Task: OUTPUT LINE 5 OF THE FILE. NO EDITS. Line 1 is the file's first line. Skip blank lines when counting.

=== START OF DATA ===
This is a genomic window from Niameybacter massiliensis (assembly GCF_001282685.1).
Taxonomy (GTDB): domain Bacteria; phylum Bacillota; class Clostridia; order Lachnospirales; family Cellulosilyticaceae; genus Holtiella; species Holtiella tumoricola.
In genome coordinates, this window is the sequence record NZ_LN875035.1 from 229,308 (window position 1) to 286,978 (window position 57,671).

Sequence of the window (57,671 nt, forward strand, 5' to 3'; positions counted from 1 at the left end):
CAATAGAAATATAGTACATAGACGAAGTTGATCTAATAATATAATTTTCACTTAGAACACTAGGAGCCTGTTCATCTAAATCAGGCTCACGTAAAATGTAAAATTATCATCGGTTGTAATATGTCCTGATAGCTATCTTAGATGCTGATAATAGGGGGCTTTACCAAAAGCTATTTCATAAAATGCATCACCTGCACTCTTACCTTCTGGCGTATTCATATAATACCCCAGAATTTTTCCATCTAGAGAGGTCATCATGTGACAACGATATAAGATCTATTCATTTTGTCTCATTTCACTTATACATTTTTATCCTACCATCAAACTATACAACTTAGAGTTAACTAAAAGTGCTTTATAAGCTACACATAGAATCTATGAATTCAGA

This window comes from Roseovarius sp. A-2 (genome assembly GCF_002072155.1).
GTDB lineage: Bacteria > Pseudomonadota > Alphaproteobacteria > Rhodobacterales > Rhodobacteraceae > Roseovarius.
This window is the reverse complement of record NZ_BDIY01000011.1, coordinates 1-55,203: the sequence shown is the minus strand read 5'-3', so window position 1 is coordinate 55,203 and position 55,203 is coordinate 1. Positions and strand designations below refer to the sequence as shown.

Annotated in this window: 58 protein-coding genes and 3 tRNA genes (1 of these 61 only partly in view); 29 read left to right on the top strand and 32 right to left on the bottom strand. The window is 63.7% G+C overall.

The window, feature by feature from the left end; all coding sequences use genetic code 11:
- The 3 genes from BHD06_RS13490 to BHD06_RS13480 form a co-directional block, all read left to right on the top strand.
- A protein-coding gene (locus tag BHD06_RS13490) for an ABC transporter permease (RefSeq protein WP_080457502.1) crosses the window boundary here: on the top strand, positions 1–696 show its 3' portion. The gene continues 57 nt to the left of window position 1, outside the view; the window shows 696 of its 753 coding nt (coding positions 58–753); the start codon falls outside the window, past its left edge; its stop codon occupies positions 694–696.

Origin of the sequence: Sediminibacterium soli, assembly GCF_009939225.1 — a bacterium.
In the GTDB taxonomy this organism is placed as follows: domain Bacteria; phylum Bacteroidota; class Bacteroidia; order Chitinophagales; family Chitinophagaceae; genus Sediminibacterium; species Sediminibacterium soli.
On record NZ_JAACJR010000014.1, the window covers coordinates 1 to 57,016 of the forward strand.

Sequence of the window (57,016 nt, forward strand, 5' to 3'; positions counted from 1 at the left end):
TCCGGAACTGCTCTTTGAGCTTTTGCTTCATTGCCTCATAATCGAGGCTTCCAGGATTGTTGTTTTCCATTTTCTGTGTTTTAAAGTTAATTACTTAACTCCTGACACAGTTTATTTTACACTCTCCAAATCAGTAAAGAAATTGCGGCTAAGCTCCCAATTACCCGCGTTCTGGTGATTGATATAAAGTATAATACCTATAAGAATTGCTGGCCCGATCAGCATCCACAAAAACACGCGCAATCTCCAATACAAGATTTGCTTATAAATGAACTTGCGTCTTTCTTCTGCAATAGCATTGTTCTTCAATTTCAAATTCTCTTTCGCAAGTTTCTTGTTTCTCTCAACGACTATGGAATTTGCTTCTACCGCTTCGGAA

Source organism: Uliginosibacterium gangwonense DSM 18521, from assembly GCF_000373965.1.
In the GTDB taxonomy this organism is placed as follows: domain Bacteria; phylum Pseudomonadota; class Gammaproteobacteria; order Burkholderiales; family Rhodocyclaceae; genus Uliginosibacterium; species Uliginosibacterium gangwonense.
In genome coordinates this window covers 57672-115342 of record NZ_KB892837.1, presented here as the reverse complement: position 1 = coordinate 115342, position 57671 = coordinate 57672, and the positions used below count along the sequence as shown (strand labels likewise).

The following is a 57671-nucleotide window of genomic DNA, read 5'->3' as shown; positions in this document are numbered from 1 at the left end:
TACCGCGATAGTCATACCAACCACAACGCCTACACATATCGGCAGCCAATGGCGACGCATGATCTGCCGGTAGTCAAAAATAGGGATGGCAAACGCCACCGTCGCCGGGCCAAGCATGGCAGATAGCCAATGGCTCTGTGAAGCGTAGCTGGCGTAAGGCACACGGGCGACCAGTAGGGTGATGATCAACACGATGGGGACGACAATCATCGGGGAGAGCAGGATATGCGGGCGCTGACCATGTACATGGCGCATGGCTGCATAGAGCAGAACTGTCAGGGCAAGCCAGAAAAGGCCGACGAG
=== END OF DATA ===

CAATAGAAATATAGTACATAGACGAAGTTGATCTAATAATATAATTTTCACTTAGAACACTAGGAGCCTGTTCATCTAAATCAGGCTCACGTAAAATGTAAAATTATCATCGGTTGTAATATGTCCTGATAGCTATCTTAGATGCTGATAATAGGGGGCTTTACCAAAAGCTATTTCATAAAATGCATCACCTGCACTCTTACCTTCTGGCGTATTCATATAATACCCCAGAATTTTTCCATCTAGAGAGGTCATCATGTGACAACGATATAAGATCTATTCATTTTGTCTCATTTCACTTATACATTTTTATCCTACCATCAAACTATACAACTTAGAGTTAACTAAAAGTGCTTTATAAGCTACACATAGAATCTATGAATTCAGA